To get your media distancia abono, you need to go to a station and find a Renfe ticket machine (make sure it is not a Cercanias/Rodalies machine) or ticket office. The process is then similar to the regional passes where you have to nominate an origin and destination (be sure to name the correct station as some cities have more than one), enter your passport/identity details and pay your deposit which in this case is €20.
However with this pass, you must also “formalise” any journey you wish to make. In other words, you have to select the specific train you want to travel on. It is wise to do this as far in advance as possible as many media distancia services are only once or twice daily and may well get fully booked during this promotional period. You can do this via the Renfe app (a different app to the Renfe Cercanias one), the Renfe website, self-service ticket machines and ticket offices at the station.
Spain’s “Free Train” Scheme – Frequently Asked Questions
Is it really free?
For most nomads and travellers visiting the country, which is one of the most popular digital nomad destinations, the only realistic way to use the scheme without spending a cent would be to buy the Cercanias/Rodalies pass and make 16 journeys within that region. That would see your €10 deposit refunded.
For anyone here wondering how to get free train tickets in Spain, you may be a little disappointed as the inter-regional medium-distance passes are only really going to end up being free for commuters or anyone with a specific reason for going back/forth between two different places.
Do you need a passport to ride the train in Spain?
You need a passport or Spanish identity number to purchase tickets. In practice, it’s very rare that you are asked to show this when ticket inspectors come by and they normally just scan your barcode or QR code. However you’d be wise to carry it if you’re using the media distancia or other long distance services as they may be more vigilant at this time to prevent multiple people using the same pass. You won’t need it on Cercanias/Rodalies trains which can be entered by just scanning your QR code at the entry/exit barriers.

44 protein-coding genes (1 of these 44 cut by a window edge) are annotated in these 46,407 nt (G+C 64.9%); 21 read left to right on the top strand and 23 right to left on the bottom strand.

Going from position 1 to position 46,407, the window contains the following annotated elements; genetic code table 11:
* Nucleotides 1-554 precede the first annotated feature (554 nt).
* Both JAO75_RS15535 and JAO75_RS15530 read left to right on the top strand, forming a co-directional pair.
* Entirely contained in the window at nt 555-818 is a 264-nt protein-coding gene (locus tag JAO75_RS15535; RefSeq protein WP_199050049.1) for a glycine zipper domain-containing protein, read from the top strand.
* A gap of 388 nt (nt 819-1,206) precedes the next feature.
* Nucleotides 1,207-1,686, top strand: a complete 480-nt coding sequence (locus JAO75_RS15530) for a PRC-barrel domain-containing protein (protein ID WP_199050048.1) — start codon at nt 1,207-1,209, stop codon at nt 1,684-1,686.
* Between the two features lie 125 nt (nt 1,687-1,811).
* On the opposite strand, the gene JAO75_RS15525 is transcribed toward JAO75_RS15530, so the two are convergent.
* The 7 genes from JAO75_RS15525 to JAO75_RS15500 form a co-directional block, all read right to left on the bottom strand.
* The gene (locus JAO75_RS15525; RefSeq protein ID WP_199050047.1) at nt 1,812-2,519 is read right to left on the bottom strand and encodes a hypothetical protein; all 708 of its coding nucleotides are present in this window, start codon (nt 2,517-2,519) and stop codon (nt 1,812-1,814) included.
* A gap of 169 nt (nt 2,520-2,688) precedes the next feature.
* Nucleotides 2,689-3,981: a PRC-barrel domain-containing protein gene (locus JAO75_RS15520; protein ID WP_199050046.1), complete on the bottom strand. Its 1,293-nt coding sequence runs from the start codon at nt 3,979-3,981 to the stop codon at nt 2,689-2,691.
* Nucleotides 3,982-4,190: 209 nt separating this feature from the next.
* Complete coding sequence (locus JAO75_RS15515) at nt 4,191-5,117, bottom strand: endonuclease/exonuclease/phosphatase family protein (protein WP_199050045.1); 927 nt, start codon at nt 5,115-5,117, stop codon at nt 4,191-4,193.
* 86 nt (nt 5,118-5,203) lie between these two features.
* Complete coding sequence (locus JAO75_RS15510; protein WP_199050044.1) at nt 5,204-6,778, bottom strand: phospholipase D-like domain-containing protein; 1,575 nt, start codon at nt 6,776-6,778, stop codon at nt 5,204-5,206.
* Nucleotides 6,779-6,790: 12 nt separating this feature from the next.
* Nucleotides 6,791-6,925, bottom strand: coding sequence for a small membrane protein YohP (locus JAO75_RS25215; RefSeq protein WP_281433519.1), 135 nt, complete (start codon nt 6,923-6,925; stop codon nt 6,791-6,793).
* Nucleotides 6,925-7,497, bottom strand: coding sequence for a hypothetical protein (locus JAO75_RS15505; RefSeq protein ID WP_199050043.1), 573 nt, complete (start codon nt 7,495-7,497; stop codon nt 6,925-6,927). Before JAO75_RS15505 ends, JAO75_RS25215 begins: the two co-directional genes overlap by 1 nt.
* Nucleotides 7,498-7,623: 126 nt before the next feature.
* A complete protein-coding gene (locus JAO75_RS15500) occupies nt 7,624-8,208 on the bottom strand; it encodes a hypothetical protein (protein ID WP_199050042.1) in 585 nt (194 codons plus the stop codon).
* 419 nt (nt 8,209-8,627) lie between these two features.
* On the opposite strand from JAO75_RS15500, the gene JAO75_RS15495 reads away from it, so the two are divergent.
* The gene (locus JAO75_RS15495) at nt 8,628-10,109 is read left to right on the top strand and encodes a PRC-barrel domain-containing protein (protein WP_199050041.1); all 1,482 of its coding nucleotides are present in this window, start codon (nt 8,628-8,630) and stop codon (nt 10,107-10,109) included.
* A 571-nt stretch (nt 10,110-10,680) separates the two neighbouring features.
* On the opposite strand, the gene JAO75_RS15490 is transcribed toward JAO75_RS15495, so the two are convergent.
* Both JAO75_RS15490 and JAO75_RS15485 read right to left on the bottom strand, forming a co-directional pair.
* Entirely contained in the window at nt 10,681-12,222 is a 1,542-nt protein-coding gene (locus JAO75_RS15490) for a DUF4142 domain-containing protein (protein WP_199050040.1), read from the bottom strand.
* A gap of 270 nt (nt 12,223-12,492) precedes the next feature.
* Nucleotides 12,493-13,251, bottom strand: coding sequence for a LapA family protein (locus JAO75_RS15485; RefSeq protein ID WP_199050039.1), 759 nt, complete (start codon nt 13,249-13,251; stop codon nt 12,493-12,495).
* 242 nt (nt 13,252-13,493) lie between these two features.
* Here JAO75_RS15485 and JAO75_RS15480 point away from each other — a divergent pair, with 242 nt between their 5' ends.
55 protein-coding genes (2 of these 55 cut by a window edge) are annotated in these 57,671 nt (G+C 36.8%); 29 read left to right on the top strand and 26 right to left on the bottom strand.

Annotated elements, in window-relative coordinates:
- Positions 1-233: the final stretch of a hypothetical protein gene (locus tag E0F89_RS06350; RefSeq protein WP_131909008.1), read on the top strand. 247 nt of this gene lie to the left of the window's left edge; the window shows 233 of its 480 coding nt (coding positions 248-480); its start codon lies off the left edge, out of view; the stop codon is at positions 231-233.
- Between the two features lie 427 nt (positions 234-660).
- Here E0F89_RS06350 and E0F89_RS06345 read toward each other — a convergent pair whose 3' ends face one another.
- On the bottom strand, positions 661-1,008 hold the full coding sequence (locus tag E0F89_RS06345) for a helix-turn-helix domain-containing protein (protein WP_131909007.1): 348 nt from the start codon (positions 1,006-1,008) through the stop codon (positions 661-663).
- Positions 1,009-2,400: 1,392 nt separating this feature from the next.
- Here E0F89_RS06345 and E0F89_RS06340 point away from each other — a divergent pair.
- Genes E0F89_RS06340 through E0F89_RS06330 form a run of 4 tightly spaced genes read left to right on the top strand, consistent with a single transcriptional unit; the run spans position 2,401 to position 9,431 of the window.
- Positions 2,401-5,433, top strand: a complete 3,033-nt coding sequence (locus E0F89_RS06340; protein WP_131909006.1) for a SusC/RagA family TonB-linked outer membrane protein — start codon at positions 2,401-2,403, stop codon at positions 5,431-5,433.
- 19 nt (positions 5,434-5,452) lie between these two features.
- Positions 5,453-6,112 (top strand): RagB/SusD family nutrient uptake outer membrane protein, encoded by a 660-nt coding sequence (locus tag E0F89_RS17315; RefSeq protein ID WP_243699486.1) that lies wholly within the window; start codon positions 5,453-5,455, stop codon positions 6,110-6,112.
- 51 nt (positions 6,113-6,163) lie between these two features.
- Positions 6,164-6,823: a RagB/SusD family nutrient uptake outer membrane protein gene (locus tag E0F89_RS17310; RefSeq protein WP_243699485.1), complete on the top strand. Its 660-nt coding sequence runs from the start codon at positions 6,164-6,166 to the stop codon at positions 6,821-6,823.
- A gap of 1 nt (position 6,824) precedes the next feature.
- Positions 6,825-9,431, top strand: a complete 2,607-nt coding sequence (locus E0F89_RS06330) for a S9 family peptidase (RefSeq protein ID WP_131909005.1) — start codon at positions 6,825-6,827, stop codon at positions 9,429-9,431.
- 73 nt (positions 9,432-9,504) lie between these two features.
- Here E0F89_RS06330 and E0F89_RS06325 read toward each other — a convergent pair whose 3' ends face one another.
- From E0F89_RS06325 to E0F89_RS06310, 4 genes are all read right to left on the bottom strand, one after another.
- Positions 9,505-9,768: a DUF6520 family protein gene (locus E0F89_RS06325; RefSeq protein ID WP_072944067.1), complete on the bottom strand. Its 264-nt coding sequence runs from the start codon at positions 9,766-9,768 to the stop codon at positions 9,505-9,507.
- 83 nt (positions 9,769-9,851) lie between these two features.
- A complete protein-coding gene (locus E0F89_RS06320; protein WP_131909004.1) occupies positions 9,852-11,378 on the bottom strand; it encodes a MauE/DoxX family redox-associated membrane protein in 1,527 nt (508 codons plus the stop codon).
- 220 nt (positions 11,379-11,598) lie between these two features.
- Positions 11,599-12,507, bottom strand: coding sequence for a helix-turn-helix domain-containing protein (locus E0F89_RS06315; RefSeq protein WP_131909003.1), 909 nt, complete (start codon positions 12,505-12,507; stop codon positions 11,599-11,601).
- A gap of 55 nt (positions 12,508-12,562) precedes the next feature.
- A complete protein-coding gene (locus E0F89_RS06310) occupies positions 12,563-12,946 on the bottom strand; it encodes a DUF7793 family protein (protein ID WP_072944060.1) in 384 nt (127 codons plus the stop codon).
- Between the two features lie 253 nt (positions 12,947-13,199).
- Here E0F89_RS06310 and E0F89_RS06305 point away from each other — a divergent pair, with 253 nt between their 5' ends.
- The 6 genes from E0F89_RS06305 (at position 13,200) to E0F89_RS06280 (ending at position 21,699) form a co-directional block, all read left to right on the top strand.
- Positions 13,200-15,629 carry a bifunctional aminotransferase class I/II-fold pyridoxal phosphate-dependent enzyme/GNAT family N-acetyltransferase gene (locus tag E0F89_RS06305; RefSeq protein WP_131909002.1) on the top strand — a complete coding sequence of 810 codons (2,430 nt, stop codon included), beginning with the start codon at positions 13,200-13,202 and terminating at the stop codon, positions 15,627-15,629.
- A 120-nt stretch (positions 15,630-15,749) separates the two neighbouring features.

Do you need to be a Spanish resident?
No. Although designed to be used by commuters in Spain, anyone can buy these passes.
How long are the passes valid?
Passes are valid from September 1st to December 31st 2022. There is no limit on how many times you can use them within that period.
Are these passes better value than the usual train prices in Spain?
A typical single journey on a Cercanias service is between 2 and 4 Euros depending on how far you are travelling. Therefore the €10 deposit Cercanias passes will pretty quickly pay for themselves even if you don’t quite make it to the 16 journey point where you get the deposit back.
As for the media distancia services, these are already the cheapest train tickets in Spain for intercity travel. In many cases, you will be able to find single tickets on some routes for less than €20, in which case it makes no sense to purchase the pass if you are not in need of a return ticket. However many of the longer media distancia trains do cost more than €20, in which case you’re obviously better off with the pass, even if you only use it once. You can easily check the cost of individual tickets via the usual methods (Renfe app/website/ticket machines).
Does a round trip count as two trips or as one?
It counts as two. Therefore to get your deposit back, you would need to make 16 individual trips or 8 round trips.
Can I travel on Avant and AVE trains?